NYT responses: org. with the Ryder Cup
28D. I was not familiar with the term MACS (“Raincoats, for the British”), which Google says is short for Mackintoshes. As with 7D, this clue contains a hint that the entry is abbreviated – in this case, it’s the use of Brits, which itself is short for Brits, or people from Great Britain.
48D. “You could put your stamp on it” is a nice clue for INK PAD. While the phrase “put your stamp on it” has a distinct figurative meaning (essentially doing something yourself), you also put a stamp on an ink pad.
63D. Finally, âLow number? Is a pun clue for TOE, which is a low figure on the body.
Theme of the day
This puzzle has five thematic entries which are standard sentences with the -ICS suffix added to create silly new sentences. For example, the phrase DOT COM is transformed into DOT COMICS, referred to as “Much of Roy Lichtenstein’s work?” (Roy Lichtenstein was a pop artist known for his paintings that resemble comics).
The longest of the five thematic entries with an added -ICS is CARPENTER ANICS, referred to as “A Carpenter’s Wacky Shenanigans?” “; “carpenter ant” is made silly with the addition of -ICS. My favorite theme entry is the transformation from “pop top” to POP TOPICS (“Things daddy likes to discuss?”), As it almost serves as revealing, in that the theme entries and clues are all jokes. daddy’s (i.e., these are all SUBJECTS for POP).
Of course, as Mr. Boroughs notes below, this conundrum doesn’t really have a revealing point, although the one he considered to be a moan-worthy (and deliciously silly) father’s joke itself. I’m glad he chose not to use it, opting instead for some extra space for themed entries.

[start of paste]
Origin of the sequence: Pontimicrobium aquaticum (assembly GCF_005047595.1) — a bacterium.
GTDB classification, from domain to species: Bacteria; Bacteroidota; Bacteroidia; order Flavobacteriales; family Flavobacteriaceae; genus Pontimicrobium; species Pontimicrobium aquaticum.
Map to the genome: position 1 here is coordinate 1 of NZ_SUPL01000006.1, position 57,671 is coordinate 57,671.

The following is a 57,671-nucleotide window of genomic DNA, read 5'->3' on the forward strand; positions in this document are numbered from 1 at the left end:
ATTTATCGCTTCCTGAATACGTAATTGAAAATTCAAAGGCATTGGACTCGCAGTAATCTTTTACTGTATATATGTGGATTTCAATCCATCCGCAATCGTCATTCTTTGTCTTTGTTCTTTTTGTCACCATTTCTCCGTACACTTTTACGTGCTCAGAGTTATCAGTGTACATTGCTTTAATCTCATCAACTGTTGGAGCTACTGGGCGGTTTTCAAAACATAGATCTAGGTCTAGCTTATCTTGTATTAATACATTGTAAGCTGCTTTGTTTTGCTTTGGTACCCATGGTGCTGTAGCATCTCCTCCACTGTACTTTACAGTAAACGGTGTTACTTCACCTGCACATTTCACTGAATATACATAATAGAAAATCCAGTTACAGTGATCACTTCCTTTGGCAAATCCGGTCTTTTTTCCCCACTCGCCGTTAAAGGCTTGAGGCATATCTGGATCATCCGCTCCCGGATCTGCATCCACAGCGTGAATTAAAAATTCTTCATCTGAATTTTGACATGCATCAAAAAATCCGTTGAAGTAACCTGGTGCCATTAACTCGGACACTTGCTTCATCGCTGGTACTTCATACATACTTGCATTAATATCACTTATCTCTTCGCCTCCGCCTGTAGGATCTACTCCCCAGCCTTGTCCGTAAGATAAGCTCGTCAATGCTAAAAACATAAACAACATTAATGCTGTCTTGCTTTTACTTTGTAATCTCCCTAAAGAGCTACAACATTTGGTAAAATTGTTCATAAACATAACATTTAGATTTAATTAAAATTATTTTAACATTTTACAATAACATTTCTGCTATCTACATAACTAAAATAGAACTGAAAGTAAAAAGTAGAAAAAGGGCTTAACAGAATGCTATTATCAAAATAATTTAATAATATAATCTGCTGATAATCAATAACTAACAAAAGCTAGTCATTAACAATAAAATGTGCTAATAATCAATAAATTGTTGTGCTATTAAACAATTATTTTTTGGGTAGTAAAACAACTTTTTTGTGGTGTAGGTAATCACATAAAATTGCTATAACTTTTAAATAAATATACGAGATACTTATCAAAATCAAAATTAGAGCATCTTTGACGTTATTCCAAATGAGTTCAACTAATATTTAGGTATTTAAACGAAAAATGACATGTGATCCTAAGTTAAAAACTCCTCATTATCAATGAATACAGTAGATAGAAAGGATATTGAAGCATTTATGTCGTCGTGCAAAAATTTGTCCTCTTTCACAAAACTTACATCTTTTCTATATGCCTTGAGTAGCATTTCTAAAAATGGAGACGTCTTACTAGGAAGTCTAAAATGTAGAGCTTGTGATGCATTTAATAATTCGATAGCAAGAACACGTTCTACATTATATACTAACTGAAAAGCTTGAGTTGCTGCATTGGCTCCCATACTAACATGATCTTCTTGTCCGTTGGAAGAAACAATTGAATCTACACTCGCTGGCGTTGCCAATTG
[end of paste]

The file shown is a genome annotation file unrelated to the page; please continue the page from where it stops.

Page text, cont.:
Hello, puzzle friends. I’m excited to make my New York Times debut! I’m glad Will Shortz and Co. didn’t blacklist me after my first dozen failed submissions. They provided me with feedback and encouragement that helped me along my slow climb to acceptability. I also want to warmly thank my mom, Metah, for being my test solver!
CARPENTER ANICS was the sole survivor of a very short-lived woodworking-themed puzzle attempt. After imagining the fun Sunday illustrated pointillist pages that gave me DOT COMICS, I pivoted to the âadd ICSâ theme. I had a vague notion of “ice cream for dessert” to justify the seemingly random letters added to the end of sentences, but I couldn’t see a good way to fit it into the grid and didn’t think it was finally. necessary . On the infill side, I was happy that the AMERICAN and EUROPE fit into symmetrical positions.
Some of my favorite hobbies aside from cruciverbalism are fly fishing and music. I’m getting into recording and have an indie folk-rock album called “Under the Farthest Skies” on Spotify and a few other platforms. I also recently started posting live takes of new songs on my YouTube page. Hope you enjoy the puzzle and / or the music!
Want to submit crosswords to the New York Times?
The New York Times Crossword has an open submission system, and you can submit your puzzles online.
For tips on how to get started, read our “How to Create a Crossword Puzzle” series.
The tipping point
Almost done solving but need a bit more help? We have what you need.
Warning: There will be spoilers ahead, but subscribers can take a look at the fix.
Trying to get back to the puzzle page? Here.